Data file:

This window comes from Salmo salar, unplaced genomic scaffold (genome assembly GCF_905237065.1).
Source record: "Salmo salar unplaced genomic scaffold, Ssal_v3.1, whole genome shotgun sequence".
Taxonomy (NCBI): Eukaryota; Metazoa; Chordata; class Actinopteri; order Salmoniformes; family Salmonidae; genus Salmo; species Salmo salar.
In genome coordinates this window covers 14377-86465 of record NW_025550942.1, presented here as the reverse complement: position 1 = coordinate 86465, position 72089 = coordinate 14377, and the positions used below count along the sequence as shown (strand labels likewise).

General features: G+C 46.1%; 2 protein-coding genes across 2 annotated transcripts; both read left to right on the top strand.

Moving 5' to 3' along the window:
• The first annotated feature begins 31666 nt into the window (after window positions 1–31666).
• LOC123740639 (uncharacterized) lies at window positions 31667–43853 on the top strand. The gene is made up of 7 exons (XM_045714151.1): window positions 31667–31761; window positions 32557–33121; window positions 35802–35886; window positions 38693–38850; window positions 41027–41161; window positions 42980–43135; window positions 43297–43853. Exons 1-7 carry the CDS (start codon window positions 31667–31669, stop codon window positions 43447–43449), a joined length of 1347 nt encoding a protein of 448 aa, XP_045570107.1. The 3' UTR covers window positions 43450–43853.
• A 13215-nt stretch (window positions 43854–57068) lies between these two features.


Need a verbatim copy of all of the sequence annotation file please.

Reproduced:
This window comes from Salmo salar, unplaced genomic scaffold (genome assembly GCF_905237065.1).
Source record: "Salmo salar unplaced genomic scaffold, Ssal_v3.1, whole genome shotgun sequence".
Taxonomy (NCBI): Eukaryota; Metazoa; Chordata; class Actinopteri; order Salmoniformes; family Salmonidae; genus Salmo; species Salmo salar.
In genome coordinates this window covers 14377-86465 of record NW_025550942.1, presented here as the reverse complement: position 1 = coordinate 86465, position 72089 = coordinate 14377, and the positions used below count along the sequence as shown (strand labels likewise).

General features: G+C 46.1%; 2 protein-coding genes across 2 annotated transcripts; both read left to right on the top strand.

Moving 5' to 3' along the window:
• The first annotated feature begins 31666 nt into the window (after window positions 1–31666).
• LOC123740639 (uncharacterized) lies at window positions 31667–43853 on the top strand. The gene is made up of 7 exons (XM_045714151.1): window positions 31667–31761; window positions 32557–33121; window positions 35802–35886; window positions 38693–38850; window positions 41027–41161; window positions 42980–43135; window positions 43297–43853. Exons 1-7 carry the CDS (start codon window positions 31667–31669, stop codon window positions 43447–43449), a joined length of 1347 nt encoding a protein of 448 aa, XP_045570107.1. The 3' UTR covers window positions 43450–43853.
• A 13215-nt stretch (window positions 43854–57068) lies between these two features.